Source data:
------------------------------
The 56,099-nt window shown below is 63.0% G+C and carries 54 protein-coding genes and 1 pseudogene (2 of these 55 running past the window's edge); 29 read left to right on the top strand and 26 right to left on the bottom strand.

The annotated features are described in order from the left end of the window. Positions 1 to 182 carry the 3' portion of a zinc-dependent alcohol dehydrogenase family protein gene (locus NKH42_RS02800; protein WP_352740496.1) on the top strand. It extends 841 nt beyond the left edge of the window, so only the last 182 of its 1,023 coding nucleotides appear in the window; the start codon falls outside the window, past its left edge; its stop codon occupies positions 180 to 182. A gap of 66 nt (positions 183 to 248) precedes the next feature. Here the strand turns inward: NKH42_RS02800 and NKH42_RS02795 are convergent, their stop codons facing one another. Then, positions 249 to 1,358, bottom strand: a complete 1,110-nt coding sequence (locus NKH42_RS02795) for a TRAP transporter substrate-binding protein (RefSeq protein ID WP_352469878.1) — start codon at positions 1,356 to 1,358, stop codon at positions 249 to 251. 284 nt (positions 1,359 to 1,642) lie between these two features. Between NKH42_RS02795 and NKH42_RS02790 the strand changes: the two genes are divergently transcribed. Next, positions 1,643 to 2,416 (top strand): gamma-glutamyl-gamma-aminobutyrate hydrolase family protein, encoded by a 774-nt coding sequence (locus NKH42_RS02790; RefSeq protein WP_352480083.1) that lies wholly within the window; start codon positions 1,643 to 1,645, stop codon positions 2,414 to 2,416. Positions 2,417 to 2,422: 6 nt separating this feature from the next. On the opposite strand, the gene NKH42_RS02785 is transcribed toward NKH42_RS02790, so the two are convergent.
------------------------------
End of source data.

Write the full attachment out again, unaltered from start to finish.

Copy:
The 56,099-nt window shown below is 63.0% G+C and carries 54 protein-coding genes and 1 pseudogene (2 of these 55 running past the window's edge); 29 read left to right on the top strand and 26 right to left on the bottom strand.

The annotated features are described in order from the left end of the window. Positions 1 to 182 carry the 3' portion of a zinc-dependent alcohol dehydrogenase family protein gene (locus NKH42_RS02800; protein WP_352740496.1) on the top strand. It extends 841 nt beyond the left edge of the window, so only the last 182 of its 1,023 coding nucleotides appear in the window; the start codon falls outside the window, past its left edge; its stop codon occupies positions 180 to 182. A gap of 66 nt (positions 183 to 248) precedes the next feature. Here the strand turns inward: NKH42_RS02800 and NKH42_RS02795 are convergent, their stop codons facing one another. Then, positions 249 to 1,358, bottom strand: a complete 1,110-nt coding sequence (locus NKH42_RS02795) for a TRAP transporter substrate-binding protein (RefSeq protein ID WP_352469878.1) — start codon at positions 1,356 to 1,358, stop codon at positions 249 to 251. 284 nt (positions 1,359 to 1,642) lie between these two features. Between NKH42_RS02795 and NKH42_RS02790 the strand changes: the two genes are divergently transcribed. Next, positions 1,643 to 2,416 (top strand): gamma-glutamyl-gamma-aminobutyrate hydrolase family protein, encoded by a 774-nt coding sequence (locus NKH42_RS02790; RefSeq protein WP_352480083.1) that lies wholly within the window; start codon positions 1,643 to 1,645, stop codon positions 2,414 to 2,416. Positions 2,417 to 2,422: 6 nt separating this feature from the next. On the opposite strand, the gene NKH42_RS02785 is transcribed toward NKH42_RS02790, so the two are convergent.